This article was originally published in Start Up
The first left ventricular assist device (LVAD) to receive FDA approval as a primary therapy (rather than as a bridge to heart transplantation) is an older generation device with limited durability. With its third generation LVAD, MiTiHeart hopes it has the proper combination of a simple, robust and manufacturable design, low power consumption, and low rates of hemolysis, to serve a large, unmet need in congestive heart failure patients needing a permanent implant.
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After struggling for years to gain momentum, the ventricular assist device market appears finally to be coming of age. Second-generation VAD designs are performing well and seem to have largely addressed the pump durability and safety issues of the past that stymied growth and prevented this market from reaching its full potential. In the process, these new pumps, and their third-generation counterparts now waiting in the wings, are revitalizing interest in VADs among both physicians and patients, and propelling this potential multibillion dollar market to the forefront once again.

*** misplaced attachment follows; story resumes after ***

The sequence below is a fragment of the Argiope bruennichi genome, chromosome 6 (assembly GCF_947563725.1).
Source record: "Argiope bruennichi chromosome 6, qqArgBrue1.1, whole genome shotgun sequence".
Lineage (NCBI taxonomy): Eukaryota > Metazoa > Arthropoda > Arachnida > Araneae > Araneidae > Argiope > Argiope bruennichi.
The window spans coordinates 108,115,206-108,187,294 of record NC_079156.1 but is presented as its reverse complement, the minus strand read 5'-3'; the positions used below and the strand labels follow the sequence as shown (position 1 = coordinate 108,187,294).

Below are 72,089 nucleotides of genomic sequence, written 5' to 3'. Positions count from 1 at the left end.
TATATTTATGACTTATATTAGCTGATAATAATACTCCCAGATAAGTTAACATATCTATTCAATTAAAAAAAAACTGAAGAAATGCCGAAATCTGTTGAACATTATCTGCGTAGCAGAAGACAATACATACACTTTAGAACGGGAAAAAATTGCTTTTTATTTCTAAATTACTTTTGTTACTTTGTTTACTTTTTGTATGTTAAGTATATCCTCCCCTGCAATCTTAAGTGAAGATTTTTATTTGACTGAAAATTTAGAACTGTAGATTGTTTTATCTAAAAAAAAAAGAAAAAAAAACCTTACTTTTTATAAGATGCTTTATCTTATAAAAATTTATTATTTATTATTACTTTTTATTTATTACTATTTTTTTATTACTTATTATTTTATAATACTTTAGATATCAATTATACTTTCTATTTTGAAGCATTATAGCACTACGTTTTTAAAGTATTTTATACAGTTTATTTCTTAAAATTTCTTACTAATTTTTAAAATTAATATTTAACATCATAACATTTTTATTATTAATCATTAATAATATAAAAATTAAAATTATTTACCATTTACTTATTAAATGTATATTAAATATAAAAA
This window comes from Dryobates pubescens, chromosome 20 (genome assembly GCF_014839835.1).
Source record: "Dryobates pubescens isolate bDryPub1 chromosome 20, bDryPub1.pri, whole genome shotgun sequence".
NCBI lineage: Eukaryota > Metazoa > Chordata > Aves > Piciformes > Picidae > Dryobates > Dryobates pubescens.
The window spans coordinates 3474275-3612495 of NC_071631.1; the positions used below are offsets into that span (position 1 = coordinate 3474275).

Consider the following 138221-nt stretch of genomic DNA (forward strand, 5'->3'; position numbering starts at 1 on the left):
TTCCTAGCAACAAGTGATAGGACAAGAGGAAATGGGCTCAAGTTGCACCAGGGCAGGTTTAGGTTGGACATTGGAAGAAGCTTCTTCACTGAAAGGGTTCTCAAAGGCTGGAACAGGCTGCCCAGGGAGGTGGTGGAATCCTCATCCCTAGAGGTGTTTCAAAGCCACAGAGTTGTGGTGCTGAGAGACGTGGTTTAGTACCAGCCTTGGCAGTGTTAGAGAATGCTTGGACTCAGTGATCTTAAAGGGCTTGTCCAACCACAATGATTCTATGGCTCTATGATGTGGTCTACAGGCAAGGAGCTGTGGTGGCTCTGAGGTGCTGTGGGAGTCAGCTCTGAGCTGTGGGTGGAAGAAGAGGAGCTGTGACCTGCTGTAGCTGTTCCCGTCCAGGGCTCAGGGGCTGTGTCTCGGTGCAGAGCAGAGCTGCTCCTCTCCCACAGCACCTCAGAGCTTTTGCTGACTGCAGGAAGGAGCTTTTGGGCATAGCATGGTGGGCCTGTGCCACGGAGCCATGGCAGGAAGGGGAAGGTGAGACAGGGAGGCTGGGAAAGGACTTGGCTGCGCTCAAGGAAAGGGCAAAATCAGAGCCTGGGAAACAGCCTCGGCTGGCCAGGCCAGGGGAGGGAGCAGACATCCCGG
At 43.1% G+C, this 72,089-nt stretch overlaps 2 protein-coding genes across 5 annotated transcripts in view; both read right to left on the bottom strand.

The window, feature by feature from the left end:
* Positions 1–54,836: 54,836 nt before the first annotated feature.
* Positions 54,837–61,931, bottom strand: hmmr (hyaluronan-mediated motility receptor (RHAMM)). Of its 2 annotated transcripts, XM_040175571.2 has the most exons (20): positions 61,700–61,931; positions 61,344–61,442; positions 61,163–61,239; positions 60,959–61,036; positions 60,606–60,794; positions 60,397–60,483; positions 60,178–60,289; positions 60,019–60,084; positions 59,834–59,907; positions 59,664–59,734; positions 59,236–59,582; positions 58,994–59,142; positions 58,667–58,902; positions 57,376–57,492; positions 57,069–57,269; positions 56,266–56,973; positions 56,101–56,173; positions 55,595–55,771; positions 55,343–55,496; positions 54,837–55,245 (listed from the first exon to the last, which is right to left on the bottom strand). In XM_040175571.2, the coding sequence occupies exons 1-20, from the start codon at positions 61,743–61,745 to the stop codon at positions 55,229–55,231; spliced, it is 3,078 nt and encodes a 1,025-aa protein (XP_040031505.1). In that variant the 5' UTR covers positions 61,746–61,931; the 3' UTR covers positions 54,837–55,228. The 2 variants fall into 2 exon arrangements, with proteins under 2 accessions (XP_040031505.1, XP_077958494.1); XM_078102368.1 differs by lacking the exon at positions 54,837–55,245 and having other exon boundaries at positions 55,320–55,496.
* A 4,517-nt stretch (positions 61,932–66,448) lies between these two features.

The striking results of the REMATCH trial, demonstrating the efficacy of Thoratec's ventricular assist device to extend the life of terminal heart failure patients, is heartening clinicians and patients and opening up new markets for ventricular assist device manufacturers. Thoratec still faces FDA and reimbursement hurdles before its devices become long-term therapies in large volumes of patients. Meanwhile, the competition hopes to profit from the precedent-breaking REMATCH results, and overtake Thoratec's lead with claims of technological superiority in the long-term heart assist market.
FDA action awaits Sun’s manufacturing facility in Halol after it failed to adequately address GMP deviations, though India’s top-ranked drug firm appears to have effectively lowered its dependence on the site that has had a patchy compliance run.